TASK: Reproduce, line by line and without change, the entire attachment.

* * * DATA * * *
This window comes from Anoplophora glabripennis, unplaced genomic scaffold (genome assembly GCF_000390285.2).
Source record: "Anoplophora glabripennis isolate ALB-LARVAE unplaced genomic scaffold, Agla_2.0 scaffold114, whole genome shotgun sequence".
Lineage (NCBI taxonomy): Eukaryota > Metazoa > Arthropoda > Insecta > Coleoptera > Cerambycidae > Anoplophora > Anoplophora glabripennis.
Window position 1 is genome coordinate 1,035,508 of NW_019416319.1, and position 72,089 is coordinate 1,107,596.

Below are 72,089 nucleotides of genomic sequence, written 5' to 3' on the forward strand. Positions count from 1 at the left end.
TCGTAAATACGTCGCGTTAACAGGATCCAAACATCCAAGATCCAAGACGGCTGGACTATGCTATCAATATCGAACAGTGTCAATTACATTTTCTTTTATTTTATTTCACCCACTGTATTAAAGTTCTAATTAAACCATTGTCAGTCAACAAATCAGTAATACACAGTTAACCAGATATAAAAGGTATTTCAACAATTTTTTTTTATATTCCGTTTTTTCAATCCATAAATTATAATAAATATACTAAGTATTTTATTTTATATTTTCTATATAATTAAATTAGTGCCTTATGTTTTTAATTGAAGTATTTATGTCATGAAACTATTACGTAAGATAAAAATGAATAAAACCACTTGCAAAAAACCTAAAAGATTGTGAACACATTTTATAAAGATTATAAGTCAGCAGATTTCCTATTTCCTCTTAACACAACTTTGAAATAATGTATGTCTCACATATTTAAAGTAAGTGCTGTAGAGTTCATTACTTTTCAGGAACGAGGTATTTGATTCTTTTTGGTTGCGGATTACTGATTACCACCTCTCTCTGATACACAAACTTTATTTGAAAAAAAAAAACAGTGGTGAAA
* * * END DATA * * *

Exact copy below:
This window comes from Anoplophora glabripennis, unplaced genomic scaffold (genome assembly GCF_000390285.2).
Source record: "Anoplophora glabripennis isolate ALB-LARVAE unplaced genomic scaffold, Agla_2.0 scaffold114, whole genome shotgun sequence".
Lineage (NCBI taxonomy): Eukaryota > Metazoa > Arthropoda > Insecta > Coleoptera > Cerambycidae > Anoplophora > Anoplophora glabripennis.
Window position 1 is genome coordinate 1,035,508 of NW_019416319.1, and position 72,089 is coordinate 1,107,596.

Below are 72,089 nucleotides of genomic sequence, written 5' to 3' on the forward strand. Positions count from 1 at the left end.
TCGTAAATACGTCGCGTTAACAGGATCCAAACATCCAAGATCCAAGACGGCTGGACTATGCTATCAATATCGAACAGTGTCAATTACATTTTCTTTTATTTTATTTCACCCACTGTATTAAAGTTCTAATTAAACCATTGTCAGTCAACAAATCAGTAATACACAGTTAACCAGATATAAAAGGTATTTCAACAATTTTTTTTTATATTCCGTTTTTTCAATCCATAAATTATAATAAATATACTAAGTATTTTATTTTATATTTTCTATATAATTAAATTAGTGCCTTATGTTTTTAATTGAAGTATTTATGTCATGAAACTATTACGTAAGATAAAAATGAATAAAACCACTTGCAAAAAACCTAAAAGATTGTGAACACATTTTATAAAGATTATAAGTCAGCAGATTTCCTATTTCCTCTTAACACAACTTTGAAATAATGTATGTCTCACATATTTAAAGTAAGTGCTGTAGAGTTCATTACTTTTCAGGAACGAGGTATTTGATTCTTTTTGGTTGCGGATTACTGATTACCACCTCTCTCTGATACACAAACTTTATTTGAAAAAAAAAAACAGTGGTGAAA